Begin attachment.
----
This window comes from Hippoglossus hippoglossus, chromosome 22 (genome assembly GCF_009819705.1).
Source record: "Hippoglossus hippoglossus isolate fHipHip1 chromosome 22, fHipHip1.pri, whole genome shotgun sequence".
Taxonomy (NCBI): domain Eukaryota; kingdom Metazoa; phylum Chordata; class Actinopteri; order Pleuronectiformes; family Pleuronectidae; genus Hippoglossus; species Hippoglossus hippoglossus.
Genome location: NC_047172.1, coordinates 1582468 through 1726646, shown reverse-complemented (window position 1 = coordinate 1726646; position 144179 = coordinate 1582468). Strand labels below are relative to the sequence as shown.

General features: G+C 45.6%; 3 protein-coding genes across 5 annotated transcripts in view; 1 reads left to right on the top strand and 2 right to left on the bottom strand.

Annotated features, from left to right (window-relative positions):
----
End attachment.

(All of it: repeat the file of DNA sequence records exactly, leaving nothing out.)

This window comes from Hippoglossus hippoglossus, chromosome 22 (genome assembly GCF_009819705.1).
Source record: "Hippoglossus hippoglossus isolate fHipHip1 chromosome 22, fHipHip1.pri, whole genome shotgun sequence".
Taxonomy (NCBI): domain Eukaryota; kingdom Metazoa; phylum Chordata; class Actinopteri; order Pleuronectiformes; family Pleuronectidae; genus Hippoglossus; species Hippoglossus hippoglossus.
Genome location: NC_047172.1, coordinates 1582468 through 1726646, shown reverse-complemented (window position 1 = coordinate 1726646; position 144179 = coordinate 1582468). Strand labels below are relative to the sequence as shown.

General features: G+C 45.6%; 3 protein-coding genes across 5 annotated transcripts in view; 1 reads left to right on the top strand and 2 right to left on the bottom strand.

Annotated features, from left to right (window-relative positions):